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  1. I was born in the 1970s. That makes me experienced enough to know what I'm on about, and young enough to keep up with latest thinking. I haven't yet got 'set' in my ways, but I've a pretty good grasp on what works for me.

    I don't think I'm ready to be tossed onto the scrap heap, as I have got lots and lots to offer. So why do trainers think that once a theory is over 30 years old, is should be consigned to the bin, never to be spoken of again?

    There is much chat on Twitter and in various blogs about dropping the theories from the last century that have underpinned management training for so long. I can't help wonder why. I suspect that it is because AS TRAINERS we are bored with them. We've known them for years, we can explain them in our sleep, and frankly, they just aren't exciting anymore.

    But wait...isn't training supposed to be for the delegates, NOT the trainer? People who are just been promoted to their first managerial position find Adair's Action Centred Leadership a revelation. The Kubler-Ross change curve is a life-saver for team leaders struggling to introduce unpopular changes at the sharp end. Understanding Maslow's Hiearcharchy of Needs (dating from the 1940s!) is helpful when inducting new employees OR selling. I could go on, but I think that you get my drift. We provide training materials especially designed for those taking their first management, customer service or in a semi-autonomous role, and these 'old' theories are referred to.

    Of course we must be constantly searching for new ways of thinking, working and growing; and if someone is attending their fifth management development programme of their career, then they don't want to see the same stuff (although I ask you to consider whether they would be on their fifth programmes if they actually APPLIED what was covered?). But just because it is old, doesn't mean to say it isn't relevant. Many of these older theories form a solid foundation for more recent and less tangible ideas. They are a fantastic starting point for any development programme.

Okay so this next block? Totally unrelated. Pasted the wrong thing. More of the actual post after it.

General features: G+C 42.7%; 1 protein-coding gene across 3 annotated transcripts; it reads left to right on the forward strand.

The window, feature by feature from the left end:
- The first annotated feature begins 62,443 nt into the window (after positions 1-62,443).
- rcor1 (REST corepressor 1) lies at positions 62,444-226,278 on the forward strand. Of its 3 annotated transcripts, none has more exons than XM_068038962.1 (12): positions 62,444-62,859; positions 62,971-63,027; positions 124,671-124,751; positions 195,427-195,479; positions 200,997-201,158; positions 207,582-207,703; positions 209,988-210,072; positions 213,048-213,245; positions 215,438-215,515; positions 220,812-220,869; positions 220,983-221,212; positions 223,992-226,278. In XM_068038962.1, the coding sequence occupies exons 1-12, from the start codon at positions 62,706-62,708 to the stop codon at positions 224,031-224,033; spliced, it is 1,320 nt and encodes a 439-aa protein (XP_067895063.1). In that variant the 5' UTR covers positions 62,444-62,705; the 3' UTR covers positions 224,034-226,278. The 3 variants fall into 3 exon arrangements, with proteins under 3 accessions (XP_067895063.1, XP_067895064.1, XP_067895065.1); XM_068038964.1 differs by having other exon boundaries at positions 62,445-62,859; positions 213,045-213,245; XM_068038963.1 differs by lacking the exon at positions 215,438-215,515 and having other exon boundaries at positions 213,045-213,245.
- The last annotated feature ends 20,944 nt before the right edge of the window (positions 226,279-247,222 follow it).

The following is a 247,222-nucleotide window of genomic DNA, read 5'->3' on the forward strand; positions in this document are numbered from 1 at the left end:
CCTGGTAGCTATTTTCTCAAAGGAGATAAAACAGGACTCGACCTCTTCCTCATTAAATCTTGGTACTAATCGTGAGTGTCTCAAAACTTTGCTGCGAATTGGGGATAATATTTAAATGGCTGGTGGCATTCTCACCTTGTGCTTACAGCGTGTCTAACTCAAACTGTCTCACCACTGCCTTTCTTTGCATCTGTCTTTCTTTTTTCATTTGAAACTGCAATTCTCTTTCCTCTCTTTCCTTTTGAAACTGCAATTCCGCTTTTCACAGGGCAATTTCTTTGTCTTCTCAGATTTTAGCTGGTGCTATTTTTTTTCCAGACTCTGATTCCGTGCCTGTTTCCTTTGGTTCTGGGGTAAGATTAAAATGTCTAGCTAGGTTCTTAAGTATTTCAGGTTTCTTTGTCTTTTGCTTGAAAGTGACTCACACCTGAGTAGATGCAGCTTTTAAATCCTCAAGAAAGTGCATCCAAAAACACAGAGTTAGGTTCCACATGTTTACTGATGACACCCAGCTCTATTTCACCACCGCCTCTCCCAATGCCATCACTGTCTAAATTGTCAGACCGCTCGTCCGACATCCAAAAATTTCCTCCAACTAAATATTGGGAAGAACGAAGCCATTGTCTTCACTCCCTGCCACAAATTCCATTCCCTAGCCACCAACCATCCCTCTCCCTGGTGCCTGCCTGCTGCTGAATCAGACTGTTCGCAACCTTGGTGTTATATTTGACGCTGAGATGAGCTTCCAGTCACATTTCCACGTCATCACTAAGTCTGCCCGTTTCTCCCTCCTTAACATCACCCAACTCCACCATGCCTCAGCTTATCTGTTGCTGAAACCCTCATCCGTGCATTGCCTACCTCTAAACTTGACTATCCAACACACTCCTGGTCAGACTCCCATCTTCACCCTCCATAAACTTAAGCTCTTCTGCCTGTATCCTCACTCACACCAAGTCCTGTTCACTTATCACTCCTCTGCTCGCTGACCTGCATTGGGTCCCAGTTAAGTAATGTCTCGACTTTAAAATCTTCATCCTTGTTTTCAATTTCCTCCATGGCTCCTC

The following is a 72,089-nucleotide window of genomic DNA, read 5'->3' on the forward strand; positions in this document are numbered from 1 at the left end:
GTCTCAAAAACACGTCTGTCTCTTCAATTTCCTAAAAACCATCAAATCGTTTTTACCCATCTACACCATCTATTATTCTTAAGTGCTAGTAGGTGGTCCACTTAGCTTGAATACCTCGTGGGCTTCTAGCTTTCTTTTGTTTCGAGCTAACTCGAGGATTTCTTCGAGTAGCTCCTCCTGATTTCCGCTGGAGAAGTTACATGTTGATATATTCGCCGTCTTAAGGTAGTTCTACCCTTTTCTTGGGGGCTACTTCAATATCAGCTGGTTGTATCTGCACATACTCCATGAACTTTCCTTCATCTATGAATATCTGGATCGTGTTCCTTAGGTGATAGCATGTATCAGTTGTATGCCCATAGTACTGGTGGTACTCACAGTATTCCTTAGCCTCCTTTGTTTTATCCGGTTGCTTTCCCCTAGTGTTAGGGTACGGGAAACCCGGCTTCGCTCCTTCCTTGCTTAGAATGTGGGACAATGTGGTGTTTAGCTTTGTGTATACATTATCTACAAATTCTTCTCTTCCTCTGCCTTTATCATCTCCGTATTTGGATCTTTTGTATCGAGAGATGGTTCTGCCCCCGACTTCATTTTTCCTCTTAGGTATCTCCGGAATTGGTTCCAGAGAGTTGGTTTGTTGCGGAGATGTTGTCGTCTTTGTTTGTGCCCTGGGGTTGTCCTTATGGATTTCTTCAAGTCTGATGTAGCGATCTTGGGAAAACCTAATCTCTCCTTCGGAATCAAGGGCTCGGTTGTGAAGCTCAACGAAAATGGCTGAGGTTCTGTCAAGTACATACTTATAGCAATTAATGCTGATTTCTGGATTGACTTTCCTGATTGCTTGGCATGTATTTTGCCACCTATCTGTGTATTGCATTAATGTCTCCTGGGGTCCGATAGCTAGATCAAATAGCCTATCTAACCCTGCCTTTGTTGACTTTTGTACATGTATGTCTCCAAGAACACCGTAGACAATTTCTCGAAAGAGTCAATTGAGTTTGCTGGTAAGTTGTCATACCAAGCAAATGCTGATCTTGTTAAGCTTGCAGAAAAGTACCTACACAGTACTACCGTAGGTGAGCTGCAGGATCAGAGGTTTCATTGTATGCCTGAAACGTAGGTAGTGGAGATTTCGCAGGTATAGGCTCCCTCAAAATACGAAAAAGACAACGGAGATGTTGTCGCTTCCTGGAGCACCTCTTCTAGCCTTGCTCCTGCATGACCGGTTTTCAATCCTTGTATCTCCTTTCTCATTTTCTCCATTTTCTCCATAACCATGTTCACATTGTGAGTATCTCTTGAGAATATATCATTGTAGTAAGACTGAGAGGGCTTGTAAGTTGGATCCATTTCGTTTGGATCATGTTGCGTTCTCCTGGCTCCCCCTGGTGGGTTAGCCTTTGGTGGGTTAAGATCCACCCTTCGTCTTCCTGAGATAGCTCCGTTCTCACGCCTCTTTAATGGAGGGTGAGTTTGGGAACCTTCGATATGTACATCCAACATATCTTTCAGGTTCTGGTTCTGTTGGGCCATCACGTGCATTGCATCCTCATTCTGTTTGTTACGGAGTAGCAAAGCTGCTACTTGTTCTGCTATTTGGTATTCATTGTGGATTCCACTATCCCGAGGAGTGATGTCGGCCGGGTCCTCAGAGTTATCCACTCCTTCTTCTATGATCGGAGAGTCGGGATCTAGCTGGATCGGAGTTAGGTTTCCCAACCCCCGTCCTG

2. It's Adult Learning Week this week, so here are some things I'd like all adult learners to know, especialy if they have negative experiences or expectations about training. It's certainly how I position our own bite-size workshops...

    1. It's an old cliche, but please remember that the more you put in, the more you will get out. We learn far more when we are actively involved rather than passive observers. We defintely don't want silence in the 'classroom'!
    2. Training is for you, not the trainer. Yes, we have a framework but we will be driven by YOUR needs as much as long as you tell us what they are!
    3. Training is NOT assessment. You are here to learn, and try out new things. Some will work, some won't. That's fine, and isn't it better to do these experiments when there are no negative consequences?
    4. To grow and develop you must be prepared to come out of your comfort zone and try something new. However, we will never force you to come out of your comfort zone so far that it's scary. Feeling a little nervous can be a good thing, feeling terrified is not, and we would never put you in that position.